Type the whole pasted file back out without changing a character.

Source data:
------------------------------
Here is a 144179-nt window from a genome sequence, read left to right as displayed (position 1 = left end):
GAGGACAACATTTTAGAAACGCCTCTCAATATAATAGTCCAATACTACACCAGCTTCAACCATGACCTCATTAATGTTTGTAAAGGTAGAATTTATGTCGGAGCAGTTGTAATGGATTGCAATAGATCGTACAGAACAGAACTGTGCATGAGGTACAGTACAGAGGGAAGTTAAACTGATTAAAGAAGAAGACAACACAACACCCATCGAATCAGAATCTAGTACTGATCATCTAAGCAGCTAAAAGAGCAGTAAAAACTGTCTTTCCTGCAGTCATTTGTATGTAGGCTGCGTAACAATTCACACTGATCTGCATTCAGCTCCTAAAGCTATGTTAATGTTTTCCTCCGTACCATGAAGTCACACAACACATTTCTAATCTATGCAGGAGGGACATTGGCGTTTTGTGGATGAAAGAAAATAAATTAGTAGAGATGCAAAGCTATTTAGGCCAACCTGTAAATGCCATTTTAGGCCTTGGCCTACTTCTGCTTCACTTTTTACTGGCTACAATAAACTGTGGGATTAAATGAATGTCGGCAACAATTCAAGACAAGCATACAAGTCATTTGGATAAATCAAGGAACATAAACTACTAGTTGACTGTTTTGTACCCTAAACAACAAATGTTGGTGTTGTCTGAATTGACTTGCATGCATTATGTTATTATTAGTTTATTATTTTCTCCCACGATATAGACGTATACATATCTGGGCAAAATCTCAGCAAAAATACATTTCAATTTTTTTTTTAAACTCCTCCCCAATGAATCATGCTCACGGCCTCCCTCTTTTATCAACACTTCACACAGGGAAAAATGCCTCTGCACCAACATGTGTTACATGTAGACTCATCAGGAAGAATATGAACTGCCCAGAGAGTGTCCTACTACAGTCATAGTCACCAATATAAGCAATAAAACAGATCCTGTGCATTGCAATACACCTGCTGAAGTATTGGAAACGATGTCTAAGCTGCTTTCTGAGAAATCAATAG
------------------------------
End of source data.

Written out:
Here is a 144179-nt window from a genome sequence, read left to right as displayed (position 1 = left end):
GAGGACAACATTTTAGAAACGCCTCTCAATATAATAGTCCAATACTACACCAGCTTCAACCATGACCTCATTAATGTTTGTAAAGGTAGAATTTATGTCGGAGCAGTTGTAATGGATTGCAATAGATCGTACAGAACAGAACTGTGCATGAGGTACAGTACAGAGGGAAGTTAAACTGATTAAAGAAGAAGACAACACAACACCCATCGAATCAGAATCTAGTACTGATCATCTAAGCAGCTAAAAGAGCAGTAAAAACTGTCTTTCCTGCAGTCATTTGTATGTAGGCTGCGTAACAATTCACACTGATCTGCATTCAGCTCCTAAAGCTATGTTAATGTTTTCCTCCGTACCATGAAGTCACACAACACATTTCTAATCTATGCAGGAGGGACATTGGCGTTTTGTGGATGAAAGAAAATAAATTAGTAGAGATGCAAAGCTATTTAGGCCAACCTGTAAATGCCATTTTAGGCCTTGGCCTACTTCTGCTTCACTTTTTACTGGCTACAATAAACTGTGGGATTAAATGAATGTCGGCAACAATTCAAGACAAGCATACAAGTCATTTGGATAAATCAAGGAACATAAACTACTAGTTGACTGTTTTGTACCCTAAACAACAAATGTTGGTGTTGTCTGAATTGACTTGCATGCATTATGTTATTATTAGTTTATTATTTTCTCCCACGATATAGACGTATACATATCTGGGCAAAATCTCAGCAAAAATACATTTCAATTTTTTTTTTAAACTCCTCCCCAATGAATCATGCTCACGGCCTCCCTCTTTTATCAACACTTCACACAGGGAAAAATGCCTCTGCACCAACATGTGTTACATGTAGACTCATCAGGAAGAATATGAACTGCCCAGAGAGTGTCCTACTACAGTCATAGTCACCAATATAAGCAATAAAACAGATCCTGTGCATTGCAATACACCTGCTGAAGTATTGGAAACGATGTCTAAGCTGCTTTCTGAGAAATCAATAG